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  9. Hey, Debbie, I'll keep your guest-writing offer in mind for the next time I'm too beat to blog!

    I will see if I can get hypnotized by my salad spinner the next time I use it....Peter is often complaining (fairly) that my salads turn out watery. I think maybe we just need a replacement for our crappy spinner, whose mechanism, which is held together by some piddly little plastic nubs, tends to come apart during use.

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  10. I made radish green soup. It was good. You'd probably like it. I like fish with a lot of greens; yours looks really good. I may just try a version of this next time I cook fish.

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  11. Oh. My. Goodness!!! That looks so delicious! I love greens and citrus. I don't eat fish very often (except for the occasional sushi or ceviche, which I'd love to hear your opinion on in some future post), but I should, and I will keep this in mind and try to replicate it sometime. I'm also looking forward to reading about your rice cooker. I love mine and I use it for more than just rice.

    On a completely different note, reading about your jaunts around NYC makes me want to live in the city instead of the suburbs-bordering-on-the-country, though it is nice to see lots of open space and cows up the road and to have room to grow a fruit & veggie garden. We're just so dang far from everything. Sigh, I'm torn.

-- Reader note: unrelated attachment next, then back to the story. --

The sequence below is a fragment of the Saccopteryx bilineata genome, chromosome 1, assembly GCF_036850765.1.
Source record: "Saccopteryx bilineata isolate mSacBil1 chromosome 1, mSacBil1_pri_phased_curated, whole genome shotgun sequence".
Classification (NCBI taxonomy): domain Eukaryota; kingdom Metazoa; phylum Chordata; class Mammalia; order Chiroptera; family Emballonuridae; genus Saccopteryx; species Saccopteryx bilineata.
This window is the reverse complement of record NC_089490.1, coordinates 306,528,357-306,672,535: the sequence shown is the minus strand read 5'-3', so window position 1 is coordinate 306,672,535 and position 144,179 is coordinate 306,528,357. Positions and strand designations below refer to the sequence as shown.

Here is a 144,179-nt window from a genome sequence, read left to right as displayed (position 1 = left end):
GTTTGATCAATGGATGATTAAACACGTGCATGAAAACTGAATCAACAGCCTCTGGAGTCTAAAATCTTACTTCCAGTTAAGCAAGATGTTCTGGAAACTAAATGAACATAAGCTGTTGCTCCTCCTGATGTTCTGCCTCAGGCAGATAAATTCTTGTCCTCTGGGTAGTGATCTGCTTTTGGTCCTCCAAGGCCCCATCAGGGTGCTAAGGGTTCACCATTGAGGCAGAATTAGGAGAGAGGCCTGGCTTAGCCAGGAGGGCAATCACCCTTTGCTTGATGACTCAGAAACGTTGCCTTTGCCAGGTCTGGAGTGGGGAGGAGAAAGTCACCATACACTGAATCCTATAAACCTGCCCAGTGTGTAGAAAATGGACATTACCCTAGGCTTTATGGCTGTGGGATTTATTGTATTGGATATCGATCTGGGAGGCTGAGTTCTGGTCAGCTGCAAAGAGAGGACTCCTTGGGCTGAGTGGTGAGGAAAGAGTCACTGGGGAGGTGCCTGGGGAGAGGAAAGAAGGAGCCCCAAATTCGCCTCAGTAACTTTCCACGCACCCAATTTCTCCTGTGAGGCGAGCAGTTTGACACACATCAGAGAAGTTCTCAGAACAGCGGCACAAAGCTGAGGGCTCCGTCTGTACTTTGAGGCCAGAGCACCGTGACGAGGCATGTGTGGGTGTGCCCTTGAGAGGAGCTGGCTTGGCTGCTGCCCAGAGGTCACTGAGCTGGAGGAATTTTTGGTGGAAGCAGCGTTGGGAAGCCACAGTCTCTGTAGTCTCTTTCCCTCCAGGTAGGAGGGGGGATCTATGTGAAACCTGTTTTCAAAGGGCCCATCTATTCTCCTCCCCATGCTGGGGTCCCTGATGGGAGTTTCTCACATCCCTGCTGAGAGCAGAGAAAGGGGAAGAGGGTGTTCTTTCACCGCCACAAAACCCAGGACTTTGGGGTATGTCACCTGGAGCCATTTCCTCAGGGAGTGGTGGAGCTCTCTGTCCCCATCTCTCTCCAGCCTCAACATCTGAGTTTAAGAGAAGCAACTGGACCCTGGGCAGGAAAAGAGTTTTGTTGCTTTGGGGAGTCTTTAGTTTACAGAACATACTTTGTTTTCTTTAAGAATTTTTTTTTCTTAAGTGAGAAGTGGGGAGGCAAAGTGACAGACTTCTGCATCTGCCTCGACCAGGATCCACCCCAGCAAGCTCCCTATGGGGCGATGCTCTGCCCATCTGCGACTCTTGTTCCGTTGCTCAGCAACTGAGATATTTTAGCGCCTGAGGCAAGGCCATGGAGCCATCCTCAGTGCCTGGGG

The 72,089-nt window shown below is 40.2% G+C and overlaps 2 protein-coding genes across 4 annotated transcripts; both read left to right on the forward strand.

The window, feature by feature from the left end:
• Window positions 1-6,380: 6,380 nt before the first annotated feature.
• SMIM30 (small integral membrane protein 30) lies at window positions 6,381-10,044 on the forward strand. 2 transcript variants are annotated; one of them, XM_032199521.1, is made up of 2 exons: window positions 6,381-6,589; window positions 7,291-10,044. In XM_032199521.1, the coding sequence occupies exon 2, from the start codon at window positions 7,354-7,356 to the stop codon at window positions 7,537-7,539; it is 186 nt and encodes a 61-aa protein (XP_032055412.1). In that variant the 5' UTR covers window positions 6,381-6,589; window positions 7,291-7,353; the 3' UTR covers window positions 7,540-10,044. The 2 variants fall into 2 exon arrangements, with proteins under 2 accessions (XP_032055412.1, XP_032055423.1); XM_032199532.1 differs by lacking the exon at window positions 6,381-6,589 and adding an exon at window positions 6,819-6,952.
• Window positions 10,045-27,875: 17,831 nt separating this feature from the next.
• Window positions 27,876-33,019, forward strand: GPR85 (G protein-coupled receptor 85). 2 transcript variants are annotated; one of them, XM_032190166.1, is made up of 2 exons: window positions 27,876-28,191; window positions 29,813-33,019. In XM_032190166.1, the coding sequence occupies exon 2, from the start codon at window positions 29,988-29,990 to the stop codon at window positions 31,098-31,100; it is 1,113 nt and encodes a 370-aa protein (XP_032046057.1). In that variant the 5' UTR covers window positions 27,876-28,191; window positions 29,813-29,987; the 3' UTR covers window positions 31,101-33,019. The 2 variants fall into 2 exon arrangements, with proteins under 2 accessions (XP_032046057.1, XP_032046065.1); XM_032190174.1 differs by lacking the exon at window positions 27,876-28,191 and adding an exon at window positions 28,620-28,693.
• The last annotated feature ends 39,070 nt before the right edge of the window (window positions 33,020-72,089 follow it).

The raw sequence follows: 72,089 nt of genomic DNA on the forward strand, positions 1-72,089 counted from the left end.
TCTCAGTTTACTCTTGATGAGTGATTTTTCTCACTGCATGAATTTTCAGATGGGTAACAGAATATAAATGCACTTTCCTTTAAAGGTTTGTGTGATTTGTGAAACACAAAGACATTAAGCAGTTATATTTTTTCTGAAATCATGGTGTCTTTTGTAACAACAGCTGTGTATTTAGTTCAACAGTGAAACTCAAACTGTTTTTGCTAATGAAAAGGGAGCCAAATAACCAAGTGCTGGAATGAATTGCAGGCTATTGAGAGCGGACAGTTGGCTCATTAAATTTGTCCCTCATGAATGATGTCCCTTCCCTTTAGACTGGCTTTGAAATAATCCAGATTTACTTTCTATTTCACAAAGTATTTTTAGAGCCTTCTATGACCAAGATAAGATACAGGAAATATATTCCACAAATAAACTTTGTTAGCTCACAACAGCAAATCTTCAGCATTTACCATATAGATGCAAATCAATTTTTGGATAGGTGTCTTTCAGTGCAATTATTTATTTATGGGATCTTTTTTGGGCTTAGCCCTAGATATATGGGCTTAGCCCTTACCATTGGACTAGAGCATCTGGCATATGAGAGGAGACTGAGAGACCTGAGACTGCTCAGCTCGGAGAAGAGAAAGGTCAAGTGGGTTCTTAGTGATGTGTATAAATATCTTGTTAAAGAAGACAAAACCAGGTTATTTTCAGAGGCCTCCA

At the risk of getting wordy here too, and if it means anything at all, I like your old tousled do. :-) What does Peter think?

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  12. @Melissa: I could write a whole blog post if not a book on the battle between my internal country boy and city boy. It sounds heavenly to be able to see/smell cows from your home and especially to have room to grow crops. On the other hand, you are probably quite a distance from a subway taking you to the Metropolitan Opera, so I understand your plight! For me, the need to be near a large population of potential voice students is one of the deciding factors keeping me from moving out into the country.

    I think Peter prefers my hair a little shaggier than it is now, and so do I. I refer to that do as my soccer-player hair. If only a soccer-player bum were that easy to achieve......

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  13. NO, no, no. Keep the old hair style. Mother Nature knows best. No part.